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Rhetorical Analysis Of "I Have A Dream" Speech By Martin Luther King Jr.

935 words - 4 pages

From the steps of the Lincoln Memorial more than two score years ago, Dr. Martin Luther King electrified America with his momentous "I Have a Dream" speech. Aimed at the entire nation, King’s main purpose in this speech was to convince his audience to demand racial justice towards the mistreated African Americans and to stand up together for the rights afforded to all under the Constitution. To further convey this purpose more effectively, King cleverly makes use of the rhetorical devices — ethos, pathos and logos — using figurative language such as metaphors and repetition as well as various other techniques e.g. organization, parallel construction and choice of title.
In the preamble, King employs the strategy of ethos, a technique which helps build a person’s good character and genuine authority. By referring to the hundred years span as "five score," and recalling the promise inherent in Abraham Lincoln's Emancipation Proclamation, King not only recalls the former president Abraham Lincoln, but also gains credibility. In particular, King’s illusion to Lincoln, one of the few political figures of American history respected by both African American [Plural]and Caucasians alike, sets a tone of veracity. Through this allusion, King also sets a framework of honesty and justice in which the white majority could judge the truthfulness of the charges, as ultimately, it is the dominant culture that controls the ability to effect any real changes. Consequently, without the allusion to Abraham Lincoln, King's assertion that African American are “still not free" would have served to divide the people, rather than unite them in purpose and in truth.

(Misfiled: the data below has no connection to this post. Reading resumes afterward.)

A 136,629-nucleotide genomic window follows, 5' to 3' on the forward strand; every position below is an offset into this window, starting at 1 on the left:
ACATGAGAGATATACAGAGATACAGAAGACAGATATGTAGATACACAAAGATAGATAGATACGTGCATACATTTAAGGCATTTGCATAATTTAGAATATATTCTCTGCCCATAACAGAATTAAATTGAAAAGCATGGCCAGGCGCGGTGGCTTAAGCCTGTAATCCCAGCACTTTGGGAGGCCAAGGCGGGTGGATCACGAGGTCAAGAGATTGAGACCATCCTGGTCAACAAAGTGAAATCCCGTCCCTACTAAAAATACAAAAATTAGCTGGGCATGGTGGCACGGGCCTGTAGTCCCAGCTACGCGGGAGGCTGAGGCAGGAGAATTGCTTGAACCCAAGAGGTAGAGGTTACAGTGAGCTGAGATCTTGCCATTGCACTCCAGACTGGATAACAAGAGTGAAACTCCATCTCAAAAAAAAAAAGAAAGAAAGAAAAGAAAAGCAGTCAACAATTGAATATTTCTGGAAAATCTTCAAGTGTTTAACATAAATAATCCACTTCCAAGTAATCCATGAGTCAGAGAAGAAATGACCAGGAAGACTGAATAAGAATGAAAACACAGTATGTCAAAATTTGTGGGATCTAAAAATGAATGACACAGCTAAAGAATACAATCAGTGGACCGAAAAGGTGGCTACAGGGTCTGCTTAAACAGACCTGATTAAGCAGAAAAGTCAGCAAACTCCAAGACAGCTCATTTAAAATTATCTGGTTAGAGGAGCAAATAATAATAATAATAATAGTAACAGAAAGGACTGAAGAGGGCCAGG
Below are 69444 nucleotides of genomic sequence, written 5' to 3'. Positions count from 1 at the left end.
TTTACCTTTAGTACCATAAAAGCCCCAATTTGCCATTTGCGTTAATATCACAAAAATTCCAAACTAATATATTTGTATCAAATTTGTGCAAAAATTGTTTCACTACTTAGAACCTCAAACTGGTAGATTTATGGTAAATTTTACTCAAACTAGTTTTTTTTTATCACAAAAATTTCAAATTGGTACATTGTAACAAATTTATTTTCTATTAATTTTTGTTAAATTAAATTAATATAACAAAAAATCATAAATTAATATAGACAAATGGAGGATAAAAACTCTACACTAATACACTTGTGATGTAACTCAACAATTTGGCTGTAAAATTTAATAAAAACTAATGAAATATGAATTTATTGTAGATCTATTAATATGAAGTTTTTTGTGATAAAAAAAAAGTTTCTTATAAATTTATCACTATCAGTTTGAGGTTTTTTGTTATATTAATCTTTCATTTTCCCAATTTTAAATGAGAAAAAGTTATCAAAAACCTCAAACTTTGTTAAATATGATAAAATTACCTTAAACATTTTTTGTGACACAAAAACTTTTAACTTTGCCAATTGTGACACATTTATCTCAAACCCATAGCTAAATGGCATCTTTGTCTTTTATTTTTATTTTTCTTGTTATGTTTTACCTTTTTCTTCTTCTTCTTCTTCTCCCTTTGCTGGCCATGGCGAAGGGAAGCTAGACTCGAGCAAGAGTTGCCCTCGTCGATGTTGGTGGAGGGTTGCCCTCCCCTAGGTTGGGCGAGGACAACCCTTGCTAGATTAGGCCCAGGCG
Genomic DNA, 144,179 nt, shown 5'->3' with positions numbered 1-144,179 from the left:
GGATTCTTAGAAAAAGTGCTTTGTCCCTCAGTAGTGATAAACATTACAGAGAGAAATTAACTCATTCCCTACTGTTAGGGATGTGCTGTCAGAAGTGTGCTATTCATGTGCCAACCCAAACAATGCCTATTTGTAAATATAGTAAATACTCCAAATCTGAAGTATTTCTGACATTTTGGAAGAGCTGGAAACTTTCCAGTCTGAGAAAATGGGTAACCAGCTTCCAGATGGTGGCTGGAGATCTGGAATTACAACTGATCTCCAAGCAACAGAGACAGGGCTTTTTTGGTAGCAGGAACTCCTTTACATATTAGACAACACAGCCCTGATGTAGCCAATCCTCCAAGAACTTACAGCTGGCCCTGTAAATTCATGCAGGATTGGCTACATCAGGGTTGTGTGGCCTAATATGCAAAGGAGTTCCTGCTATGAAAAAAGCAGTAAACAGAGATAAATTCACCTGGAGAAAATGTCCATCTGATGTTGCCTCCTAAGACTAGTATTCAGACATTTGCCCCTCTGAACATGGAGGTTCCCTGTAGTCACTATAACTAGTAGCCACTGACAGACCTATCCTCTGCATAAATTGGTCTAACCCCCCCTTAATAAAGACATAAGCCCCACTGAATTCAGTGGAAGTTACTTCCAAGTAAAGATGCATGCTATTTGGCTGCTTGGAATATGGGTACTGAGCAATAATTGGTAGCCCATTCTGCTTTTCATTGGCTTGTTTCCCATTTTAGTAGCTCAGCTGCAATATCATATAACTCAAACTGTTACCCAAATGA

The speech was further intended for all Americans and as a result, King uses first person plural, “we” on several occasions e.g. “we have come here today to dramatize a shameful condition.” (King). By doing so, King is treating his diverse audience as a whole, as if they are one body that must help each other and making everybody feel equal. Not only does this symbolizes [Agreement]brotherhood, but also gives King a reliable reputation as he develops a degree of trust from his audience by using the all inclusive “we”.
"We refuse to believe that the bank of justice is bankrupt. We refuse to believe that there are insufficient funds in the great vaults of opportunity of this nation. And so, we've come to cash this check, a check that will give us upon demand the riches of freedom and the security of justice". [Avoid starting a paragraph on a quote. Instead, create a strong transition sentence in your own words]With these words, King employs the technique of logos, the logic, as he appeals to the African American population not to give up their fight for civil equality. Furthermore, the organization of the speech is also quite...

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